Please don’t always wait for something to happen before you take action. We should predict in advance of any matter and then take steady and gradual action.
Right now W-BTC Vaults are essentially being subsidized by MKR holders in order for Vault owners to profit off of a carry trade (with the benefit to us being improved Dai peg). Increasing debt ceilings with no compensation for risk is not something that should be so automatic, though, especially with the unquantifiable aspect of the counterparty risk. When rates normalize, we will find the true demand for WBTC vault, and I think from there we can select a more appropriate debt ceiling. My personal opinion is that uncompensated risk should stay confined to ETH because at the very least we don’t have to reason about counterparty risk there for now.
Most of the wbtc total supply is locked in maker right now. At the very least we should have a discussion about the risks associated with essentially all of the wbtc supply being locked in the maker protocol before we raise the debt ceiling any higher.
At present, all of our vault owners are profiting from arbitrage transactions (because our interest rate is the lowest in the market), MKR holders have been dedication. The risks are relative. While increasing the interest rate of WBTC, slightly increase the upper limit of WBTC (leaving space for small and medium users). I think this is feasible.
Any increase in debt ceiling should be paired with an increase in stability fee to mend the risk-reward profile of WBTC.
Do we have enough data to tell what the normal rate should be? Or are we thinking ~5%?
I think that’s a rough ballpark for btc as a standalone. Need an additionall premium for the custodial aspect of it, too, though.
I believe MKR holders should forego short term compensation for the additional risk of raising the WBTC debt ceiling for the long term benefits of growing the dai supply faster while not creating instabilities to the system. I think deferentiating compensation for risk and acceptable risk tolerance thresholds is an important distinction.
Does risk team have any “framework/model” for calculating premium for custodial risk?
In this specific case, it seems like retail interest will uptake a bit more gradually than institutional. I wanted to highlight that it’s very important to raise the debt ceiling to maintain the use case avenue open for retail users.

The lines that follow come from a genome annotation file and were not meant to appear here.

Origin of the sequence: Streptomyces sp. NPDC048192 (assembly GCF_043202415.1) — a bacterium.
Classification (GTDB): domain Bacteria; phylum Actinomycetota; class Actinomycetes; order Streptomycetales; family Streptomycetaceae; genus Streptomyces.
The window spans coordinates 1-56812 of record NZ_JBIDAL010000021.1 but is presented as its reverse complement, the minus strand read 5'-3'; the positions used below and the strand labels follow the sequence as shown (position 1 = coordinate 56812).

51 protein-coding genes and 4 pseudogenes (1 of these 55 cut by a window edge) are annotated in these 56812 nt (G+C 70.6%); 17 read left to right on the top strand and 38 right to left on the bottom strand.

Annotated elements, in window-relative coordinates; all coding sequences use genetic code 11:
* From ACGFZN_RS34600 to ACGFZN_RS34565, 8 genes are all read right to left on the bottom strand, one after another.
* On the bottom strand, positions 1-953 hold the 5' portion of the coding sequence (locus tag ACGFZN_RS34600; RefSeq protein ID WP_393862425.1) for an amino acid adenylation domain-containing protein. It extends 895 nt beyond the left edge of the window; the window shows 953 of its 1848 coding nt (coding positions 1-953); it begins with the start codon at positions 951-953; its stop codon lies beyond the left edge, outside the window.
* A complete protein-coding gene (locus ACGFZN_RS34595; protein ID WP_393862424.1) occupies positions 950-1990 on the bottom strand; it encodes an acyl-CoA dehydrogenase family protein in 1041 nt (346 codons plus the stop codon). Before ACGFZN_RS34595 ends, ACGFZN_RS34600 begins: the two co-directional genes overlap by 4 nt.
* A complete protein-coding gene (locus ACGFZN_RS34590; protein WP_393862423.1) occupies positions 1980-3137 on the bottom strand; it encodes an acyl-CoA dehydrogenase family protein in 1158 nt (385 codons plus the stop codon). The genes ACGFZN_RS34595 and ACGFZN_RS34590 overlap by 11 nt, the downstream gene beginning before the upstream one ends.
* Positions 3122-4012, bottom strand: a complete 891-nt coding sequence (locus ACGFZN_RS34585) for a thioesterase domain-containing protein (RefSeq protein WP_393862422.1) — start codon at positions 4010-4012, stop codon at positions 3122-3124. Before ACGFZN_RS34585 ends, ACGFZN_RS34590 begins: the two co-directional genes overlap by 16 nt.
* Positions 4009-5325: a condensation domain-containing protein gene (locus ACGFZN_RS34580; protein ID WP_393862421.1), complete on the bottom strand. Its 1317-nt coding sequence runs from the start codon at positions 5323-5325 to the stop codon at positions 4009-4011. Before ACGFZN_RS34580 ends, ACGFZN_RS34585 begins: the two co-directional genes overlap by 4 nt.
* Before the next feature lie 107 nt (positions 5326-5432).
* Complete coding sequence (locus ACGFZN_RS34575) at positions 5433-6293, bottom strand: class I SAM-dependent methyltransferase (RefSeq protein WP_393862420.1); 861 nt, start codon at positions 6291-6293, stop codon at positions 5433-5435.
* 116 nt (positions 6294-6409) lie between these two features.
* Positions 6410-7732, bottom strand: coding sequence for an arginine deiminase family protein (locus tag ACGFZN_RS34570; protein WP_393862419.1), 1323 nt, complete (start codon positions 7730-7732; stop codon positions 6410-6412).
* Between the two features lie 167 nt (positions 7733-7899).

There has been a tremendous amount of effort from various projects in the space to educate the retail user base on this use case and that effort would be halted if the debt ceiling is reached.
This could be a very gradual but consistent increase in the ceiling that’s mitigated with fee increase.
The risk team could have a look at the amount of WBTC that has been minted since beginning of May that did not end up locked in Maker. This could be a light indicator on increased liquidity around the market.
The other factor to consider is the new integrations that make the market more efficient for Maker such as, wbtc.cafe and the renBTC<>wBTC pool on Curve.
Let us not underestimate retail users, they can bring better network effects. Let’s raise the WBTC limit slightly to allow retail users to participate.
You can’t really prevent current largest user to increase their position.
We can use a slow growth rate to increase the DC cap by 500,000 DAI every week and increase the interest rate to 5%. Trade time for space, and squeeze out institutional arbitrageurs by raising interest rates.
So some people throwing around a 5% risk premium for BTC. I understand there’s custodial risk also, but not exactly understanding what makes Bitcoin that much more risky than Ethereum.
Idk that it is necessarily. I think that the true state of affairs is that we are ALSO subsidizing the ETH stability fee to spur on lending and otherwise control the peg at the moment, and that is where the discrepancy in the rates are coming from.
Great perspective, this is significantly a sort of amputation to lock all WBTC.